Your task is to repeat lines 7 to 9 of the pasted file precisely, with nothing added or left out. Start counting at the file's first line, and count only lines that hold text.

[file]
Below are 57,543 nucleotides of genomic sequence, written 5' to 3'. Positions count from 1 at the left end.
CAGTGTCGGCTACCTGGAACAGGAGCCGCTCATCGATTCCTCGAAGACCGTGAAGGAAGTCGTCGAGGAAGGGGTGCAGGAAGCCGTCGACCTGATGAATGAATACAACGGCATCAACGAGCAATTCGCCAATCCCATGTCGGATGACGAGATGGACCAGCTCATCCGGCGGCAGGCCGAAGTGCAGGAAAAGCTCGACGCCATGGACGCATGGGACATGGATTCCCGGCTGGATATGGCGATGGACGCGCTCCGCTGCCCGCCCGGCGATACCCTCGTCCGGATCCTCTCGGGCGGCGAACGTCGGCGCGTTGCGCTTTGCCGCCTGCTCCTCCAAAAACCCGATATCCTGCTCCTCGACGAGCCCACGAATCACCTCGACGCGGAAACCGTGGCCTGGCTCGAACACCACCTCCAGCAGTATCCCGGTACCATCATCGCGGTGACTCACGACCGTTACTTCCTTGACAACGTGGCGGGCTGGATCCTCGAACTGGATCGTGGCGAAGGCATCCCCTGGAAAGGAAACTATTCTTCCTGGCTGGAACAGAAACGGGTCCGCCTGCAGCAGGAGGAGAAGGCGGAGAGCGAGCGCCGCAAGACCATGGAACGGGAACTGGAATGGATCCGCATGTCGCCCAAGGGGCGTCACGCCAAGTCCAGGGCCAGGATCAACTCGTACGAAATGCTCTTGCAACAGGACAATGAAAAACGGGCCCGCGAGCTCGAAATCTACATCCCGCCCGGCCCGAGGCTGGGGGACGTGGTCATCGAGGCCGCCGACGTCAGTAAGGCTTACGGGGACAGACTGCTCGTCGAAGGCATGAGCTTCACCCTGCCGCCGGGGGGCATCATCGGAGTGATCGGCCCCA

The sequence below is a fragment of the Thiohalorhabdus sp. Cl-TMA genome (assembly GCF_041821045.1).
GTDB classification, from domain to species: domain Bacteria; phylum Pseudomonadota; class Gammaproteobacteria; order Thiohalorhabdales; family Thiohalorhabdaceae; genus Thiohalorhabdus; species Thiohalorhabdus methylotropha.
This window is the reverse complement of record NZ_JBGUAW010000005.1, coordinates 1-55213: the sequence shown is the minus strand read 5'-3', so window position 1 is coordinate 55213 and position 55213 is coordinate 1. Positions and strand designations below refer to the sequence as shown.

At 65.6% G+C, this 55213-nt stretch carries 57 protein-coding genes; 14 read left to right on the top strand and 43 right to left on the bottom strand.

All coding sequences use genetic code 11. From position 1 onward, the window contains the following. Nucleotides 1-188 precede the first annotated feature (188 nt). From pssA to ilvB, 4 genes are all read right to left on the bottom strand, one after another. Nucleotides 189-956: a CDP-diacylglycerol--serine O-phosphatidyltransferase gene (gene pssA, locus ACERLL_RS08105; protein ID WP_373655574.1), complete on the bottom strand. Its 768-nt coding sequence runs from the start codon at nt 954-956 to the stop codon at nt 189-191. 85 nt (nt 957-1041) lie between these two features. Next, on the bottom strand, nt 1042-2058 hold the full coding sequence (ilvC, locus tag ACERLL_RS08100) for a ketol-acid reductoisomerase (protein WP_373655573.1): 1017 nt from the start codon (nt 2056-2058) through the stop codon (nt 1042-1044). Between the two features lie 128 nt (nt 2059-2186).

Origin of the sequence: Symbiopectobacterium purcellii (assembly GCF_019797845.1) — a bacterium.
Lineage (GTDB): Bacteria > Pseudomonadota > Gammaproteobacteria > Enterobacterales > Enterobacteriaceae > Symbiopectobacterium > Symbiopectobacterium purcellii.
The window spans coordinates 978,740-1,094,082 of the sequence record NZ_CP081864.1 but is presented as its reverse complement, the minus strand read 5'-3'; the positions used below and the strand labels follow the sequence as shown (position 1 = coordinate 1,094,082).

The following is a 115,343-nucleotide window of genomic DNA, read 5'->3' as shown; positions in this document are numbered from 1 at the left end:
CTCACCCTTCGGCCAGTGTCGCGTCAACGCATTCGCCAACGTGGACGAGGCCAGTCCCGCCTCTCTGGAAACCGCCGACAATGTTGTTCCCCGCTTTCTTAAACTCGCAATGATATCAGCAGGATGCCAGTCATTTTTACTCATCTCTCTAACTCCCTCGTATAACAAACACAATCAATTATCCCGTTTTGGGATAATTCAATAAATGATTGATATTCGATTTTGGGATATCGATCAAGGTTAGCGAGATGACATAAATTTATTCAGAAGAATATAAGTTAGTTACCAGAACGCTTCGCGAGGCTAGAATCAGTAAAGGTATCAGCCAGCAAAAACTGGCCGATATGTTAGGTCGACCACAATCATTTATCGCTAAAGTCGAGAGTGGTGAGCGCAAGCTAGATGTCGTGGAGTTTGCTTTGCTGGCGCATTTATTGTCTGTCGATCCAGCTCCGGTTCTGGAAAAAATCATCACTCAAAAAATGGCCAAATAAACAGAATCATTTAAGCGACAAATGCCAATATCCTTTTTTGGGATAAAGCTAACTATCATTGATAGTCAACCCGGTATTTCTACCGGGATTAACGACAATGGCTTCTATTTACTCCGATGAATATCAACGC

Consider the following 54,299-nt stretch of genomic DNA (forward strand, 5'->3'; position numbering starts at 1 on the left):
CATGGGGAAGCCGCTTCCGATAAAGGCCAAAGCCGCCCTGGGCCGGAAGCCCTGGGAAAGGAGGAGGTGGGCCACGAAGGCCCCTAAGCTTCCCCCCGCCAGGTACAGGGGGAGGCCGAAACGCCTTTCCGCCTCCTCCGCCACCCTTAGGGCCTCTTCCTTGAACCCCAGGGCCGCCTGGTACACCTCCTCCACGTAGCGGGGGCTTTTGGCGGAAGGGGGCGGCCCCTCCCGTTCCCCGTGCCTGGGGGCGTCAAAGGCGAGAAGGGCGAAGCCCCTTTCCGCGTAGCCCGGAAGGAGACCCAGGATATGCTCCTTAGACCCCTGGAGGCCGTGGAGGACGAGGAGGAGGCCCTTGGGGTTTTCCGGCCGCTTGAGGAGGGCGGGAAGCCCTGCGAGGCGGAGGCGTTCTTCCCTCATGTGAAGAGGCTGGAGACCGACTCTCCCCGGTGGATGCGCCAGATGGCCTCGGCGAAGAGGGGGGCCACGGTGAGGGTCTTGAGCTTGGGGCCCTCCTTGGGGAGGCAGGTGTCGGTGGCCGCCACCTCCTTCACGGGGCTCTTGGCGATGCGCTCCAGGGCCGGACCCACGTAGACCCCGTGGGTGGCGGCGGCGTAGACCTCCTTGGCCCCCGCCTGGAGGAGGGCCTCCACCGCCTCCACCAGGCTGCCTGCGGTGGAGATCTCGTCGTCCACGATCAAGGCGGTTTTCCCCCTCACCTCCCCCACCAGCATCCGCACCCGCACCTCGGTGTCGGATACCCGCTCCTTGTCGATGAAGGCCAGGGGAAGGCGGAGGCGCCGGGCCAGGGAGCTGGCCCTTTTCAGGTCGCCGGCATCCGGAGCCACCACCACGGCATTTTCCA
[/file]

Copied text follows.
All coding sequences use genetic code 11. From position 1 onward, the window contains the following. Nucleotides 1-188 precede the first annotated feature (188 nt). From pssA to ilvB, 4 genes are all read right to left on the bottom strand, one after another. Nucleotides 189-956: a CDP-diacylglycerol--serine O-phosphatidyltransferase gene (gene pssA, locus ACERLL_RS08105; protein ID WP_373655574.1), complete on the bottom strand. Its 768-nt coding sequence runs from the start codon at nt 954-956 to the stop codon at nt 189-191. 85 nt (nt 957-1041) lie between these two features. Next, on the bottom strand, nt 1042-2058 hold the full coding sequence (ilvC, locus tag ACERLL_RS08100) for a ketol-acid reductoisomerase (protein WP_373655573.1): 1017 nt from the start codon (nt 2056-2058) through the stop codon (nt 1042-1044). Between the two features lie 128 nt (nt 2059-2186).

Origin of the sequence: Symbiopectobacterium purcellii (assembly GCF_019797845.1) — a bacterium.
Lineage (GTDB): Bacteria > Pseudomonadota > Gammaproteobacteria > Enterobacterales > Enterobacteriaceae > Symbiopectobacterium > Symbiopectobacterium purcellii.